OpenWest notes: Do more with LESSCSS

I attended Jake Smith‘s presentation, “Do more with LESSCSS” at the OpenWest conference. Here are my rough notes.

Why use LESSCSS? Be organized in your CSS code — DRY principle (Do Not Repeat yourself)

What is LESSCSS not?

  • doesn’t solve IE or other browser bugs
  • doesn’t save you from yourself.

Gives you:

  1. variables, which are especially useful to help you reference paths or colors or fonts using String interpolation: ‘@{imgPath}divider.png’
  2. nesting. But don’t nest unless you really need to. Never go more than three levels deep on your nesting because it will bloat out your CSS.
  3. Normally, @import slows down page load times, but LESSCSS combines all your imports so that it’s a single HTTP GET.
  4. Hex math to make colors lighter or darker (as for visited links, etc.)
  5. Mixins — the heart of LESS.
  6. if/else — called guards. It looks like a media query.
  7. scope — inherit the closest variable
  8. namespacing

You can have less.js load and compile your less css. But don’t do it. Use CodeKit (a paid tool) instead to compile it before your browser sees it. It will minify it for you as well. There’s also the “Less App”, which is free. SimpleLESS works on Windows and Mac. And there’s LiveReload, which is a paid app for Linux, Windows and Mac. Or use the command line using Node.js’s nvm, then “lessc myfile.less output.min.css -x”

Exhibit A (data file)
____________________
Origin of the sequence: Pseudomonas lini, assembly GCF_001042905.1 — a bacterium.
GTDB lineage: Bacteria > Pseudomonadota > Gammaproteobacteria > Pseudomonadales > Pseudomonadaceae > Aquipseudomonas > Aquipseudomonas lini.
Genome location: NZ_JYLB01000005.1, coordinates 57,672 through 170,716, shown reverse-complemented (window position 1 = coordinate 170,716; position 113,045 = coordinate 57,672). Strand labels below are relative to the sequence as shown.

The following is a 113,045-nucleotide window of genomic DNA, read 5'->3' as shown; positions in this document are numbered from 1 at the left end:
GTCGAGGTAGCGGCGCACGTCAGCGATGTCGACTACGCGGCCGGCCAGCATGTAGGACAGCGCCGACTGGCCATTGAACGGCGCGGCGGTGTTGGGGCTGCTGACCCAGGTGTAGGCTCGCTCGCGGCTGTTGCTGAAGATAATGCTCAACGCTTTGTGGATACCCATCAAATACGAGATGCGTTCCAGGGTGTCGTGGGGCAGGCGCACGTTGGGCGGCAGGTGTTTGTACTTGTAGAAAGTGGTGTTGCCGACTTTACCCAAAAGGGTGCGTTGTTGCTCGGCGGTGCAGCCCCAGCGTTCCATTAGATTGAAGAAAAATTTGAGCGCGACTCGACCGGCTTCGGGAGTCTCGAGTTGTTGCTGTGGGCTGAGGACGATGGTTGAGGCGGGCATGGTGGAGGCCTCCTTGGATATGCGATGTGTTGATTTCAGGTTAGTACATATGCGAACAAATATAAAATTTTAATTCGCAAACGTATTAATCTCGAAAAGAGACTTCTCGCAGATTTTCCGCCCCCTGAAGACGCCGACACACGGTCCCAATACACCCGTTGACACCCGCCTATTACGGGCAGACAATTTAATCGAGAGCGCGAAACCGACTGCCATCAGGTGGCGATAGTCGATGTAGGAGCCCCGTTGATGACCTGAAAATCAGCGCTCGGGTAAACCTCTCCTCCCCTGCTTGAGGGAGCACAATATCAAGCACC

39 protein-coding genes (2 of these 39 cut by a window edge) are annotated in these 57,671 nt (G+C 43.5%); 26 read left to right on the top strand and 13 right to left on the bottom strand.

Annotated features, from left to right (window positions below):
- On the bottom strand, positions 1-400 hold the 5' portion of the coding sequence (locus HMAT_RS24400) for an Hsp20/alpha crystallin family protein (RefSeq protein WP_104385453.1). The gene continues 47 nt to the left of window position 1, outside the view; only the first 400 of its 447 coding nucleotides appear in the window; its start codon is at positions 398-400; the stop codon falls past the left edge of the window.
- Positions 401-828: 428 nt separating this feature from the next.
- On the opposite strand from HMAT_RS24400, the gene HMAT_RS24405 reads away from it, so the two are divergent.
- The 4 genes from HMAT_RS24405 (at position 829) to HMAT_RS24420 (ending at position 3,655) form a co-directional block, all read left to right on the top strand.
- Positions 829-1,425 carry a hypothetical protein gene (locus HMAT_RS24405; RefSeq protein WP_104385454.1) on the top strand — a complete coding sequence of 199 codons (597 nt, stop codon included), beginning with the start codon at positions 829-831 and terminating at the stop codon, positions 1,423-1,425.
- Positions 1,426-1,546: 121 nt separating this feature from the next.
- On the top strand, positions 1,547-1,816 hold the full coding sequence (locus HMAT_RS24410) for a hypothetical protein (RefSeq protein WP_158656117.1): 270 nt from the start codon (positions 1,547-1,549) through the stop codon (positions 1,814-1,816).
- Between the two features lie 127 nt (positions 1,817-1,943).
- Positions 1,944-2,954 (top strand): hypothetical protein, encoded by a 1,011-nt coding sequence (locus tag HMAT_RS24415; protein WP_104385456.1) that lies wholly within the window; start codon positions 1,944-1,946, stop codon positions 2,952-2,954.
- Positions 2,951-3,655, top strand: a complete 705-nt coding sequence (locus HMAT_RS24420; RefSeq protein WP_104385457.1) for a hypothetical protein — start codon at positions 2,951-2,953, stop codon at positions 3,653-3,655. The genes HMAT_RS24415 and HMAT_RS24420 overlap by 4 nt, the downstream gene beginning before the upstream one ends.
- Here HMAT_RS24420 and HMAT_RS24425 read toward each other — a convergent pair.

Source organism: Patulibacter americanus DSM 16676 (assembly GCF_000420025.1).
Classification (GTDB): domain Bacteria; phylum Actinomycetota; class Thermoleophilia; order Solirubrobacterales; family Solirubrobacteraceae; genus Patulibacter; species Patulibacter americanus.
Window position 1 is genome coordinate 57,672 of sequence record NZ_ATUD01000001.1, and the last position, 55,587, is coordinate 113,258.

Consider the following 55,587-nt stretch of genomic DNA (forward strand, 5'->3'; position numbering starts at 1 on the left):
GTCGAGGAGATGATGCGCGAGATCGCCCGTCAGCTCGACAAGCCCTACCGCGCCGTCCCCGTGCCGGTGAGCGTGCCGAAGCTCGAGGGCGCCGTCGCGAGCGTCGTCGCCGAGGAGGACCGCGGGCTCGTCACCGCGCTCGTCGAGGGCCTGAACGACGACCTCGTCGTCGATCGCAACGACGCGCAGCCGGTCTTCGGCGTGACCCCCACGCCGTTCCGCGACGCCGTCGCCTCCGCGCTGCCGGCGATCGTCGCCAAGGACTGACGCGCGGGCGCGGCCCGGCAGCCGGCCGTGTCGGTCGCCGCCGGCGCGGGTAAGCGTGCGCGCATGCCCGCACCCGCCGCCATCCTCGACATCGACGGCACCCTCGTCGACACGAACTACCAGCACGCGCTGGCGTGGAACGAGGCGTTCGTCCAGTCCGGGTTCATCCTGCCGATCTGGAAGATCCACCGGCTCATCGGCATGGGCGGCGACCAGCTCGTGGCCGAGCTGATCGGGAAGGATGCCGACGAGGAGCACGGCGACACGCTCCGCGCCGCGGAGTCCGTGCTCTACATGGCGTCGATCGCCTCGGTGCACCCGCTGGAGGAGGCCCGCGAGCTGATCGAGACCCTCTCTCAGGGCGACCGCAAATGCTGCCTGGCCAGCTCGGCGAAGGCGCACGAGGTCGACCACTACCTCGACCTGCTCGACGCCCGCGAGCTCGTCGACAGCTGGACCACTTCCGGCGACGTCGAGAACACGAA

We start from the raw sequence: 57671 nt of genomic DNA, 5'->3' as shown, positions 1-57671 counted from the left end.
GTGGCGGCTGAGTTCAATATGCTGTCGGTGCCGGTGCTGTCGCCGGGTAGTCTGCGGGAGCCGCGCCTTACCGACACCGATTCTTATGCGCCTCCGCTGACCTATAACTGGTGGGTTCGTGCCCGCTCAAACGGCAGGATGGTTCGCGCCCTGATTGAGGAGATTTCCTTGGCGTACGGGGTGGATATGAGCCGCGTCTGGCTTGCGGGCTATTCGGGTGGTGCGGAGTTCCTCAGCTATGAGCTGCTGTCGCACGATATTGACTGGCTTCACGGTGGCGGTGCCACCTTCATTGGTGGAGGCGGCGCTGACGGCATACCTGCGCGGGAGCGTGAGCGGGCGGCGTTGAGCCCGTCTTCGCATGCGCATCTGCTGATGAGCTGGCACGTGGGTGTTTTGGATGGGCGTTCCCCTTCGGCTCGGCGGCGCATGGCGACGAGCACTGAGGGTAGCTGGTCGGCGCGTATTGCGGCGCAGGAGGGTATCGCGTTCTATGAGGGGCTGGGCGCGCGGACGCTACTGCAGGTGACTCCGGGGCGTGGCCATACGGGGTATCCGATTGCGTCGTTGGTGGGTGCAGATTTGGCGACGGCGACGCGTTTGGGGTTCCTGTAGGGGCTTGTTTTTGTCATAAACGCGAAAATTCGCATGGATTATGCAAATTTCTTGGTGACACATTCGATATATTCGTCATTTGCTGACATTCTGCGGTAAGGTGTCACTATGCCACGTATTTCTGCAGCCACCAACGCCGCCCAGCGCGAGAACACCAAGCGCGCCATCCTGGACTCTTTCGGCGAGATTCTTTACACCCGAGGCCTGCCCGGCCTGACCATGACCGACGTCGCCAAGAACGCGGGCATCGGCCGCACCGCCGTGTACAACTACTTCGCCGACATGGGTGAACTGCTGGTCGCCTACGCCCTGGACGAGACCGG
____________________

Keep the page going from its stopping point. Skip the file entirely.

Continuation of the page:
There’s a LESS compiler for PHP, Ruby, etc., but do not use them —┬áthey’re not being kept up-to-date.


SASS has a built-in sprite generator. But Jake generates his own sprites.
LESS is gaining features of SASS, like @extend.

LESS 1.4 will have (will be delivered by the end of the month):

  1. :extend() functionality
  2. math must be wrapped in parenthesis
  3. variables as default variables
  4. new math functions
  5. convert function: convert(5em, px)